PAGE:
Author: Elinor Teele
Publisher: Walden Pond Press
Publication Date: April 12th, 2016
GoodReads Summary: A quirky, humorous, whimsical, and heartwarming middle grade debut about a young boy who runs away from home with his sister to escape working in the family coffin business—and discovers even more adventure than he bargained for.
John Coggin is no ordinary boy. He is devising an invention that nobody has ever seen before, something that just might change the world, or at least make life a little bit better for him and his litter sister, Page. But that’s only when he can sneak a break from his loathsome job: building coffins for the family business under the beady gaze of his cruel great-aunt Beauregard. Having lost their parents when Page was a baby, how else are they supposed to survive?
Perhaps by taking an enormous risk—a risk that arrives in the form of a red-haired scamp named Boz. When Great-Aunt Beauregard informs John that she’s going to make him a permanent partner in Coggin Family Coffins—and train Page to be an undertaker—John and Page sign on with Boz and hit the road. Before long, they’ve fallen in with a host of colorful characters, all of whom, like John and Page, are in search of a place they can call home. But home, they realize, isn’t something you find so much as something you fight for, and John soon realizes that he and Page are in for the fight of their lives. Elinor Teele’s picaresque debut is a rollicking tale filled with wild adventures, daring escapes, and—thanks to Boz—more than a little catastrophe.
What I Think: I'm a huge Roald Dahl fan. I love his stories - the gentle characters, their usually crummy circumstances and how they get through it all with a little help from their friends who see the good in them. When I say that The Mechanical Mind of John Coggin reminds me of Roald Dahl's stories it's definitely a major compliment. I was immediately sucked into this book, worried about John and his sister and hoping they would figure out how to stand up to their Great-Aunt Beauregard...but I had no idea the adventure I would get to go on with them.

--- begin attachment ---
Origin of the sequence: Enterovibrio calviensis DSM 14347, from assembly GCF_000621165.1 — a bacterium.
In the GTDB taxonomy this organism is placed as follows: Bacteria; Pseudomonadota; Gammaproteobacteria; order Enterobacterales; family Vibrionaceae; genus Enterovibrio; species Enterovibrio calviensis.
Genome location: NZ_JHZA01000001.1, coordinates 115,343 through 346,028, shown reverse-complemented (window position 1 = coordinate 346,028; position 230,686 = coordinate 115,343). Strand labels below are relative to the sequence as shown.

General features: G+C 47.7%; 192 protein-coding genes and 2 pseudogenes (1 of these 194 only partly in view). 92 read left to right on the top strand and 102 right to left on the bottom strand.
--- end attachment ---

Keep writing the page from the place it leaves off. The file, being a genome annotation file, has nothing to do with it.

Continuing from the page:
As a mentor text, the description is amazing! I love it. All of it. The characters come to life. There are so many characters! And yet you get a true sense of each of them. The more I write, the more I marvel at how authors take a character and bring them to life for readers. Even supporting characters can be so full of life. It's still amazing to me and I'm always looking at examples of how to do this. If you or your students are looking at characters and how to bring them to life, read this book as a mentor text!
Read Together: Grades 3 - 6
Read Alone: Grades 4 - 7
Read With: Matilda by Roald Dahl, Circus Mirandus by Cassie Beasley, Flora and Ulysses by Kate DiCamillo
Snatch of Text:
"Pludgett was where the Coggins had always lived - a grim, grimy respectable city on the edge of a grim, grimy, respectable bay." (p. 5)
"Life would have been a lot easier for John if he were dumb. Unluckily for him, he was cursed with imagination. He was always coming up with incredible creations - Bicycle plows! Amphibious velocipedes! Spaceships that slingshotted around the sun! - anything that would free him from the deadening sight of plank after plank." (p. 9)
"'Building a story is like any other invention, John my lad,' he would say. 'Guts and gung-ho at the beginning, struggles and surprises in the middle, and the glorious moment when everything comes right.'" (p. 11)
Writing Prompts: Write about a time in your life when you had to stand up for something you really wanted in your life even though it wasn't what others knew you wanted or needed.
Topics Covered: Family, Friendship, Loyalty, Kindness, Determination, Hope, Imagination, Curiosity
I *heart* It:
*Thanks to Walden Pond Press for
a copy of The Mechanical Mind of John Coggin in exchange for an honest review**